4. Do not forget to actually file suit on the lien claim, and to do so on time. A lien claim is a pre-requisite to a lawsuit, but it is not an actual lawsuit. Short of settlement, in order to obtain payment after the filing of a lien claim, the claimant must file a legal action based upon the lien claim. This must be done, not within 1 year of the filing of the lien claim, but within 1 year of the last date of work. It is critical that a claimant understand this distinction and meet the deadline for filing.

New Jersey Construction Lien Law for Owners:

1. Obtain a lien release and waiver with each payment. Owners should not make payments for work, services
or material without simultaneously receiving corresponding progressive, written lien releases and waivers
from their contractors and suppliers. Contractors should, in turn, should be required to obtain releases and waivers from their own subcontractors and suppliers.

2. Consider using joint checks. Making payment by joint check can help ensure that funds reach their intended destination and prevent claims for non-payment by lower tier subcontractors and suppliers.

3. Consult with counsel to scrutinize the filing. Experienced counsel will be able to determine whether any number of substantive or technical requirements have been violated by a given lien claim, including but not limited to: filing deadline errors, service errors, improper identification of the property or project, whether a balance is overstated, whether a claimed balance is based upon a sufficient writing, and whether the claimant is a proper claimant given its tier. Claimants who file improper or overstated lien claims may be forced to pay costs associated with discharging the wrongfully filed lien, such as attorney’s fees.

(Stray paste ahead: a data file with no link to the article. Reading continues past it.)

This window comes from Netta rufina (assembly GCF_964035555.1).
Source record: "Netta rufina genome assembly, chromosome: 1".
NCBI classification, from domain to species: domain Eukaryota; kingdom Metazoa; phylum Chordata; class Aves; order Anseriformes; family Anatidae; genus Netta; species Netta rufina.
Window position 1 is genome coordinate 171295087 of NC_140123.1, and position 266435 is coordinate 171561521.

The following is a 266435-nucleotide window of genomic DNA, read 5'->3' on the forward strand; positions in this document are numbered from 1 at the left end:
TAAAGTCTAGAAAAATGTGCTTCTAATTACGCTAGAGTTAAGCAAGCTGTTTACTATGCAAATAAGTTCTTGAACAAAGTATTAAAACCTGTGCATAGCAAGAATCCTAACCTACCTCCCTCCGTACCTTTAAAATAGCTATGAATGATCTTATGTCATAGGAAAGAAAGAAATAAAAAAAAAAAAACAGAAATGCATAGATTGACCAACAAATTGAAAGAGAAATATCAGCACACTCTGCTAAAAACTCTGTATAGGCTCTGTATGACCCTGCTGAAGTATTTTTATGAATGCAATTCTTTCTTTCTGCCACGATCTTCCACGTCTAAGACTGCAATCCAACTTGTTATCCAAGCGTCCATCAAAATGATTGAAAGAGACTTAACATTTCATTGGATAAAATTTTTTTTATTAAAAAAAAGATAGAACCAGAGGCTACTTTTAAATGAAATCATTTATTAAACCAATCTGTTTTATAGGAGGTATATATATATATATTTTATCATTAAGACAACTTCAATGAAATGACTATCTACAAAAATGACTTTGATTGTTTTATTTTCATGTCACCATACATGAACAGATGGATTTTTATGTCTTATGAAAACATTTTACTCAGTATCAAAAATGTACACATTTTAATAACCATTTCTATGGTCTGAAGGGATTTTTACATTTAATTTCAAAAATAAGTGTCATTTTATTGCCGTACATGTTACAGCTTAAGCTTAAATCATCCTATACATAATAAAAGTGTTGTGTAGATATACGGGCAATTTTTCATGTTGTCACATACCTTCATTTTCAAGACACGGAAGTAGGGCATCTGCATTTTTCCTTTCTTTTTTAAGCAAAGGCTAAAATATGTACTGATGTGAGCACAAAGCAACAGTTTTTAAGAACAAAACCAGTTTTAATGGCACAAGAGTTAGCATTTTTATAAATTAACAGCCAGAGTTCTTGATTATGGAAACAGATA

4. Post a bond. Particularly in instances in which a property is pending sale or transfer, the owner or its contractor (if the lien is filed by a lower tier subcontractor) may post a bond with the clerk of the county where the lien was filed in an amount equal to 110% of the lien claim. The county clerk will then mark the lien as discharged. The claimant’s rights will be unaffected, but the property will be free of the lien, and the pending transaction should be able to proceed. There are carrying costs associated with the posting of a bond; however, use of a bond can be a valuable tool in many instances. If a bond is posted, consider the option of demanding that the claimant file suit within 30 days in order to accelerate resolution of the matter.

The Lien Law is a highly technical statute with numerous requirements; however, when used correctly, it can be a tremendous vehicle for recovery. Claimants and owners should always confer with counsel in order to ensure that their rights and interests are effectively guarded.

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The contents of this article are for informational purposes only and none of these materials is offered, nor should be construed, as legal advice or a legal opinion based on any specific facts or circumstances.

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Daniella Gordon

 

Daniella Gordon, Esquire
Hyland Levin LLP